Science with a mission at CSUMB
The CSUMB Science Division includes experts from both terrestrial and marine realms. Their common mission is to use sound science to solve environmental problems in the tri-county area. They use cutting-edge technology and student power for the good of the community.
– Dr. Doug Smith
San Clemente Dam removal
San Clemente Dam will be removed from the Carmel River to reduce the risk of dam failure and to foster the historic salmon run. This large-scale project will have long-term impacts on the watershed, and could be a model for other dam removal projects in California.
– Dr. Doug Smith
Water Resources on the Monterey Peninsula
People on the coast between Carmel and Seaside have been seeking a sustainable water resource for decades. The search has been fraught with technical, political and legal pitfalls. What are the technical solutions? What are the political/legal constraints? What's the latest plan?
– Dr. Doug Smith
The geology of coastal Monterey County: Resource opportunities and geological hazards
Wherever you stand, there is a stack of rocks below your feet that records the local geological history and governs the kind of urban development that is suited to the region. We will consider the water resources and environmental hazards of our region. Water is scarce, and urban expansion is locally constrained by coastal erosion, landslides and hill slope erosion potential.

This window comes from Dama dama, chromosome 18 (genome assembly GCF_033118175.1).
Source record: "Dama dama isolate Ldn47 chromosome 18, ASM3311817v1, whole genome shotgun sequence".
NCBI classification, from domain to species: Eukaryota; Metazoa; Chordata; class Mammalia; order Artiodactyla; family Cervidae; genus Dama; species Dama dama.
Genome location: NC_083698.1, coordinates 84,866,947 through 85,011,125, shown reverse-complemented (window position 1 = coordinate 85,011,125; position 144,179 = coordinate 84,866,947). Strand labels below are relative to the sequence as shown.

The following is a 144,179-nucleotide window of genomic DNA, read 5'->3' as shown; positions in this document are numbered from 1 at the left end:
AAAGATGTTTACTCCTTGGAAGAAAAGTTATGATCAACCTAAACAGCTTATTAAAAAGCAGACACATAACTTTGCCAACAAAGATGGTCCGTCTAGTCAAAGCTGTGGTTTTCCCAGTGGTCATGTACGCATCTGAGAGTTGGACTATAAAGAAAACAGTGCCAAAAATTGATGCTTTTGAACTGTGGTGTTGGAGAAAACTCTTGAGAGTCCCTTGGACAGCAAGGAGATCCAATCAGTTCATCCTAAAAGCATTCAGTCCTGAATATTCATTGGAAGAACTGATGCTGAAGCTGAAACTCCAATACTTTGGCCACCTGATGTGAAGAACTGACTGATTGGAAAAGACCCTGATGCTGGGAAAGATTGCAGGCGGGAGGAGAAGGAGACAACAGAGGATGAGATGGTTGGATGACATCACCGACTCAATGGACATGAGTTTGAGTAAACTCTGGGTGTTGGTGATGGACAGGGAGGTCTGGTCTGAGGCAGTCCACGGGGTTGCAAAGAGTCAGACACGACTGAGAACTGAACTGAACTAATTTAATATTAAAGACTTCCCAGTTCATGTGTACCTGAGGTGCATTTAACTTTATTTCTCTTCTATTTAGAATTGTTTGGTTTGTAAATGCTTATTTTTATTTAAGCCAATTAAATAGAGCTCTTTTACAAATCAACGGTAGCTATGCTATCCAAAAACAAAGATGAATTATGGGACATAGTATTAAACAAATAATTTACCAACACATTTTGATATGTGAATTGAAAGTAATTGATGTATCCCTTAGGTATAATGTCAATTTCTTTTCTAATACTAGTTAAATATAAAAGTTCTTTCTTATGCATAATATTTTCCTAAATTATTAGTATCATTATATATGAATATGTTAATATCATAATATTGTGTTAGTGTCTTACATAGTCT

– Dr. Doug Smith
Institute for Applied Marine Ecology (IfAME)
The primary goal of the IfAME is to provide science in support of government decision-making ranging from local municipalities to state, federal and international governments. That science includes monitoring the new state marine protected areas along California's coast, exploring the resources of National Marine Sanctuaries from Monterey to New England, studying the impact of commercial bottom trawling on seafloor habitats around the world, and diving from the world's only undersea laboratory in the Florida Keys. The closely linked secondary goal is to involve CSUMB students in the conduct of this research.
– Dr. James Lindholm
Math, revealed – Cracking the mysteries of math for youngsters